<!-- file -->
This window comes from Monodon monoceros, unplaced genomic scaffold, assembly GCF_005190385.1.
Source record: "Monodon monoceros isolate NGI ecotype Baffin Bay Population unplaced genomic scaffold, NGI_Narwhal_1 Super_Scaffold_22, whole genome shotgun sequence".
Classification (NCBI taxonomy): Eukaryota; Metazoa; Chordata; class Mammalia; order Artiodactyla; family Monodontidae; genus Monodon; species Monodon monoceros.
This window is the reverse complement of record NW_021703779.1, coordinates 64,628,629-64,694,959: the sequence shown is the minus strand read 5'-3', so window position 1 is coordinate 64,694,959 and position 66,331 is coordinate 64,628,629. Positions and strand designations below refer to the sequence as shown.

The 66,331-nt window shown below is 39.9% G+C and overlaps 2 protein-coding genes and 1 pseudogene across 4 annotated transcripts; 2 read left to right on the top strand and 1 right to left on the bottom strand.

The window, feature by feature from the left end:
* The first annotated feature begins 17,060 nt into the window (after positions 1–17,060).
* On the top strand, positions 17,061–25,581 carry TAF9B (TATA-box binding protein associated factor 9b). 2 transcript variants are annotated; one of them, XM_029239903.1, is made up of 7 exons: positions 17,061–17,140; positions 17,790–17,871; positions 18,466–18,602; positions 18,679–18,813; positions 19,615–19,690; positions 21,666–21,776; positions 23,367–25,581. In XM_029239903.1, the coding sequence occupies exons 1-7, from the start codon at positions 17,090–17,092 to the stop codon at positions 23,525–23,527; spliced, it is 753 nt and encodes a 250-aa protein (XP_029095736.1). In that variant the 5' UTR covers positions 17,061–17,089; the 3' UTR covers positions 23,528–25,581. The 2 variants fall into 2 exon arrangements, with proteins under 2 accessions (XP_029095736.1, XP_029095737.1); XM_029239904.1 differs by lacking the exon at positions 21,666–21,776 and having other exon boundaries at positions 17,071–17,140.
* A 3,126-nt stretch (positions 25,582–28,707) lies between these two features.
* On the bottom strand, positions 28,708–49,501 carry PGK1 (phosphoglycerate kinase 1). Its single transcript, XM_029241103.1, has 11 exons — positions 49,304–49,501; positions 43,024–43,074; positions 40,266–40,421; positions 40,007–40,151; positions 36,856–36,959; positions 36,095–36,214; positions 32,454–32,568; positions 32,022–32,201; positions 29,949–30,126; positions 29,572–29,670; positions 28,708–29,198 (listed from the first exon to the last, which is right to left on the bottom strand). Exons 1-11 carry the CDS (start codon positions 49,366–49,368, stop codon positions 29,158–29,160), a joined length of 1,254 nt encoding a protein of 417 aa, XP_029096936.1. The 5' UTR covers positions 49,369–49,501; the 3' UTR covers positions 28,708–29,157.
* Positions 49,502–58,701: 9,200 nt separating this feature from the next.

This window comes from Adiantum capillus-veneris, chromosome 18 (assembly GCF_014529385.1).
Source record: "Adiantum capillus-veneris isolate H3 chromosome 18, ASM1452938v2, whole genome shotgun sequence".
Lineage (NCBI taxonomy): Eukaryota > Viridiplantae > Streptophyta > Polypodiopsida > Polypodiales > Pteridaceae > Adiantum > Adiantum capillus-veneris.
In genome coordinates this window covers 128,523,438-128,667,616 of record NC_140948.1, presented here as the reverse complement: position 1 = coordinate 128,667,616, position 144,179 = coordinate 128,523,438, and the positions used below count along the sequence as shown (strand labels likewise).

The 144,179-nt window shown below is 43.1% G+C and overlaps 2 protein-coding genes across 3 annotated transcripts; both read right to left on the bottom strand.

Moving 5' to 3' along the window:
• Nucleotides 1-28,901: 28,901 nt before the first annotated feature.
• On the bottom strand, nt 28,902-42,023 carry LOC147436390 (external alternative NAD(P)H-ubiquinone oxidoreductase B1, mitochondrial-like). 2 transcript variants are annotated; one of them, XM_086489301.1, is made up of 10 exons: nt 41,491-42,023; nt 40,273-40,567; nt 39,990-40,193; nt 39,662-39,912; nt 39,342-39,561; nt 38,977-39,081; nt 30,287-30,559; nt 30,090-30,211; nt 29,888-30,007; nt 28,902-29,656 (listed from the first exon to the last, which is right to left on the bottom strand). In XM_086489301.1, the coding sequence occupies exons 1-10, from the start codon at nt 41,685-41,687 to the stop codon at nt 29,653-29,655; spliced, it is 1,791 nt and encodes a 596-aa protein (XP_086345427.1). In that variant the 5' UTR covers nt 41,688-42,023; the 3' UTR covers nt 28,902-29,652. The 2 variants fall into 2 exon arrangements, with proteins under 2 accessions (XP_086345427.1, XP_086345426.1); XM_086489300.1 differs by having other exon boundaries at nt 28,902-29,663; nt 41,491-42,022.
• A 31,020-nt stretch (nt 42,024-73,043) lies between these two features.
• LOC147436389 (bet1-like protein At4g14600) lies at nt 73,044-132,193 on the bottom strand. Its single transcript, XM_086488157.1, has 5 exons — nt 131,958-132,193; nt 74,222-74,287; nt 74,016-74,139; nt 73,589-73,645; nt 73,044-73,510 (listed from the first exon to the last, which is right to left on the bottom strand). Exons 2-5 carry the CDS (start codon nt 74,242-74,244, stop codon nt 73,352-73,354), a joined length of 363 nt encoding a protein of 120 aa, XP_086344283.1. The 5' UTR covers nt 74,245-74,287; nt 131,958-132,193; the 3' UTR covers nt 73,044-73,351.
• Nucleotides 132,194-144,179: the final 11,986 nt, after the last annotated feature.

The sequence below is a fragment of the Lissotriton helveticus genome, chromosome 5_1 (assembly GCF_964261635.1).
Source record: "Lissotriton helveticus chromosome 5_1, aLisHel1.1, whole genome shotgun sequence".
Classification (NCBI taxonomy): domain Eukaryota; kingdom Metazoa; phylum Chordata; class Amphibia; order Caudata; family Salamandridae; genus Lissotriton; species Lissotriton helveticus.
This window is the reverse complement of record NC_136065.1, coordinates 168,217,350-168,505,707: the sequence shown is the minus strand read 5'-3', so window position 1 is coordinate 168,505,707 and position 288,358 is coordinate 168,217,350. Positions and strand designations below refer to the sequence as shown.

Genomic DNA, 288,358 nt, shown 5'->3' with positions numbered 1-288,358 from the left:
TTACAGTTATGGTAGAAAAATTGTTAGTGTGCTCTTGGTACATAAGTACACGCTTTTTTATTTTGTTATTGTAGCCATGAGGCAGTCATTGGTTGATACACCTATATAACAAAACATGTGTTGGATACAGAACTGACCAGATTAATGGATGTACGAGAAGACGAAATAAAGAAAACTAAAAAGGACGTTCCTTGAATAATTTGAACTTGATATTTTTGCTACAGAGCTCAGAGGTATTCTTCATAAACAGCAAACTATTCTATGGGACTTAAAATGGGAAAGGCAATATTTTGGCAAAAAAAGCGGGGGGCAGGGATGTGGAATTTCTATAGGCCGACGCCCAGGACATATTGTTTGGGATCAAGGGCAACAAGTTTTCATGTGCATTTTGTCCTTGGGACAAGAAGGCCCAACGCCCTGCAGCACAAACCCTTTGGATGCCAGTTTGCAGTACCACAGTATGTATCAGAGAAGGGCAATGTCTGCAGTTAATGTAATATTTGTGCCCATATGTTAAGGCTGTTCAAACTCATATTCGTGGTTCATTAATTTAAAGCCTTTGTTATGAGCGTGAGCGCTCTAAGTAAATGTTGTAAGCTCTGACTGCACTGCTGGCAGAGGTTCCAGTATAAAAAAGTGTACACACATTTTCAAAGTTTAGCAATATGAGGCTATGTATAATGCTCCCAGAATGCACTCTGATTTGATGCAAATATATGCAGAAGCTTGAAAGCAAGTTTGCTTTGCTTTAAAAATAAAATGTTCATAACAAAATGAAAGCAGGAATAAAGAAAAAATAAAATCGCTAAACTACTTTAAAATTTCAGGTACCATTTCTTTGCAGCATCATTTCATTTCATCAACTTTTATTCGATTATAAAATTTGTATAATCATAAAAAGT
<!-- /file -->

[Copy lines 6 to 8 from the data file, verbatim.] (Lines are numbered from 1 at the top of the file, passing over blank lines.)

The window, feature by feature from the left end:
* The first annotated feature begins 17,060 nt into the window (after positions 1–17,060).
* On the top strand, positions 17,061–25,581 carry TAF9B (TATA-box binding protein associated factor 9b). 2 transcript variants are annotated; one of them, XM_029239903.1, is made up of 7 exons: positions 17,061–17,140; positions 17,790–17,871; positions 18,466–18,602; positions 18,679–18,813; positions 19,615–19,690; positions 21,666–21,776; positions 23,367–25,581. In XM_029239903.1, the coding sequence occupies exons 1-7, from the start codon at positions 17,090–17,092 to the stop codon at positions 23,525–23,527; spliced, it is 753 nt and encodes a 250-aa protein (XP_029095736.1). In that variant the 5' UTR covers positions 17,061–17,089; the 3' UTR covers positions 23,528–25,581. The 2 variants fall into 2 exon arrangements, with proteins under 2 accessions (XP_029095736.1, XP_029095737.1); XM_029239904.1 differs by lacking the exon at positions 21,666–21,776 and having other exon boundaries at positions 17,071–17,140.